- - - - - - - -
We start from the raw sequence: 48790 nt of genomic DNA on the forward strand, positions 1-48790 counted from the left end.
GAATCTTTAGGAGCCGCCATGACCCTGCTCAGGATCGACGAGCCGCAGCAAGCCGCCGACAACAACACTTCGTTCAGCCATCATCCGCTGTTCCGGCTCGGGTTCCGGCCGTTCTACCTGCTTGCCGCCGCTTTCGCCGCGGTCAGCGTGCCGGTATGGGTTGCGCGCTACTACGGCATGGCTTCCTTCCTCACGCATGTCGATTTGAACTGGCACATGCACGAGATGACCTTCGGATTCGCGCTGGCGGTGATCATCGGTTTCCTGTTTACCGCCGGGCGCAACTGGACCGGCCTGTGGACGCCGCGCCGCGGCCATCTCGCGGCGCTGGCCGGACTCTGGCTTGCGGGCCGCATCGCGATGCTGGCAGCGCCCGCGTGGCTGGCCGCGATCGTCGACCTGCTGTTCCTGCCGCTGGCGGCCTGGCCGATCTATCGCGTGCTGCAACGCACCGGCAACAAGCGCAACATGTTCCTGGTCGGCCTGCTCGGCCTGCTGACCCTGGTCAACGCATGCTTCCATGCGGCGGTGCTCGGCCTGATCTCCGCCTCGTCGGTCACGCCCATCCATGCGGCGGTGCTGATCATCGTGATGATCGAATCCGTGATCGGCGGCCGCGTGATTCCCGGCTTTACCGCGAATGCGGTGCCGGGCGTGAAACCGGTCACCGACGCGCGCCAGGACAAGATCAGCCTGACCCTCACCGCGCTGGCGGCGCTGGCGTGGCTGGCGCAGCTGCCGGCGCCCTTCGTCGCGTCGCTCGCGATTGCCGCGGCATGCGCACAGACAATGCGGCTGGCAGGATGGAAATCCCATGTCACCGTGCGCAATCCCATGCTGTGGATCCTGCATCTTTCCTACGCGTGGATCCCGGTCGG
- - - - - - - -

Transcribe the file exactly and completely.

We start from the raw sequence: 48790 nt of genomic DNA on the forward strand, positions 1-48790 counted from the left end.
GAATCTTTAGGAGCCGCCATGACCCTGCTCAGGATCGACGAGCCGCAGCAAGCCGCCGACAACAACACTTCGTTCAGCCATCATCCGCTGTTCCGGCTCGGGTTCCGGCCGTTCTACCTGCTTGCCGCCGCTTTCGCCGCGGTCAGCGTGCCGGTATGGGTTGCGCGCTACTACGGCATGGCTTCCTTCCTCACGCATGTCGATTTGAACTGGCACATGCACGAGATGACCTTCGGATTCGCGCTGGCGGTGATCATCGGTTTCCTGTTTACCGCCGGGCGCAACTGGACCGGCCTGTGGACGCCGCGCCGCGGCCATCTCGCGGCGCTGGCCGGACTCTGGCTTGCGGGCCGCATCGCGATGCTGGCAGCGCCCGCGTGGCTGGCCGCGATCGTCGACCTGCTGTTCCTGCCGCTGGCGGCCTGGCCGATCTATCGCGTGCTGCAACGCACCGGCAACAAGCGCAACATGTTCCTGGTCGGCCTGCTCGGCCTGCTGACCCTGGTCAACGCATGCTTCCATGCGGCGGTGCTCGGCCTGATCTCCGCCTCGTCGGTCACGCCCATCCATGCGGCGGTGCTGATCATCGTGATGATCGAATCCGTGATCGGCGGCCGCGTGATTCCCGGCTTTACCGCGAATGCGGTGCCGGGCGTGAAACCGGTCACCGACGCGCGCCAGGACAAGATCAGCCTGACCCTCACCGCGCTGGCGGCGCTGGCGTGGCTGGCGCAGCTGCCGGCGCCCTTCGTCGCGTCGCTCGCGATTGCCGCGGCATGCGCACAGACAATGCGGCTGGCAGGATGGAAATCCCATGTCACCGTGCGCAATCCCATGCTGTGGATCCTGCATCTTTCCTACGCGTGGATCCCGGTCGG